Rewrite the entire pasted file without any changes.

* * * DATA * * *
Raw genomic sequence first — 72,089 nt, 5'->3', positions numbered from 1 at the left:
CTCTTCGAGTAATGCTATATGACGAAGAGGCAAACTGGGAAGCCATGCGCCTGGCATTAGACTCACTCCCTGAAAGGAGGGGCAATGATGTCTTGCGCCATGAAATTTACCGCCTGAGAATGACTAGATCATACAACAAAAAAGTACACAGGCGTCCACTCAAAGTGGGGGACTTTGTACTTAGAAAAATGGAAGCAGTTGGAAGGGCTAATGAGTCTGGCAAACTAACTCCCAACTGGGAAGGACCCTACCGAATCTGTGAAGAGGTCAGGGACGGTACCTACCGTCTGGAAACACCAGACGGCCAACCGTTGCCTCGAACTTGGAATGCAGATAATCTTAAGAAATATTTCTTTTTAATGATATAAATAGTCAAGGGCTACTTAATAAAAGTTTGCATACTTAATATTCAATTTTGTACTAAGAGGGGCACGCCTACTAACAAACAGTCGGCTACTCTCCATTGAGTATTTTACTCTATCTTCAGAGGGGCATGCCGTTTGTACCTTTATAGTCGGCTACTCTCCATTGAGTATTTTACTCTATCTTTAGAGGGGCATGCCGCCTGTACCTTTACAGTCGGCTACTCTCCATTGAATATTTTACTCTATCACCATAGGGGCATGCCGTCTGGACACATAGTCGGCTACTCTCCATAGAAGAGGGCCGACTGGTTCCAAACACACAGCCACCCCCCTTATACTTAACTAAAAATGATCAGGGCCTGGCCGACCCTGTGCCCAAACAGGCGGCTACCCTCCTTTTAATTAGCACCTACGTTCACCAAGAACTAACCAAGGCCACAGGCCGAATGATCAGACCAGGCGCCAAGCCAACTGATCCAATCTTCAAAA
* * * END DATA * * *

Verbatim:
Raw genomic sequence first — 72,089 nt, 5'->3', positions numbered from 1 at the left:
CTCTTCGAGTAATGCTATATGACGAAGAGGCAAACTGGGAAGCCATGCGCCTGGCATTAGACTCACTCCCTGAAAGGAGGGGCAATGATGTCTTGCGCCATGAAATTTACCGCCTGAGAATGACTAGATCATACAACAAAAAAGTACACAGGCGTCCACTCAAAGTGGGGGACTTTGTACTTAGAAAAATGGAAGCAGTTGGAAGGGCTAATGAGTCTGGCAAACTAACTCCCAACTGGGAAGGACCCTACCGAATCTGTGAAGAGGTCAGGGACGGTACCTACCGTCTGGAAACACCAGACGGCCAACCGTTGCCTCGAACTTGGAATGCAGATAATCTTAAGAAATATTTCTTTTTAATGATATAAATAGTCAAGGGCTACTTAATAAAAGTTTGCATACTTAATATTCAATTTTGTACTAAGAGGGGCACGCCTACTAACAAACAGTCGGCTACTCTCCATTGAGTATTTTACTCTATCTTCAGAGGGGCATGCCGTTTGTACCTTTATAGTCGGCTACTCTCCATTGAGTATTTTACTCTATCTTTAGAGGGGCATGCCGCCTGTACCTTTACAGTCGGCTACTCTCCATTGAATATTTTACTCTATCACCATAGGGGCATGCCGTCTGGACACATAGTCGGCTACTCTCCATAGAAGAGGGCCGACTGGTTCCAAACACACAGCCACCCCCCTTATACTTAACTAAAAATGATCAGGGCCTGGCCGACCCTGTGCCCAAACAGGCGGCTACCCTCCTTTTAATTAGCACCTACGTTCACCAAGAACTAACCAAGGCCACAGGCCGAATGATCAGACCAGGCGCCAAGCCAACTGATCCAATCTTCAAAA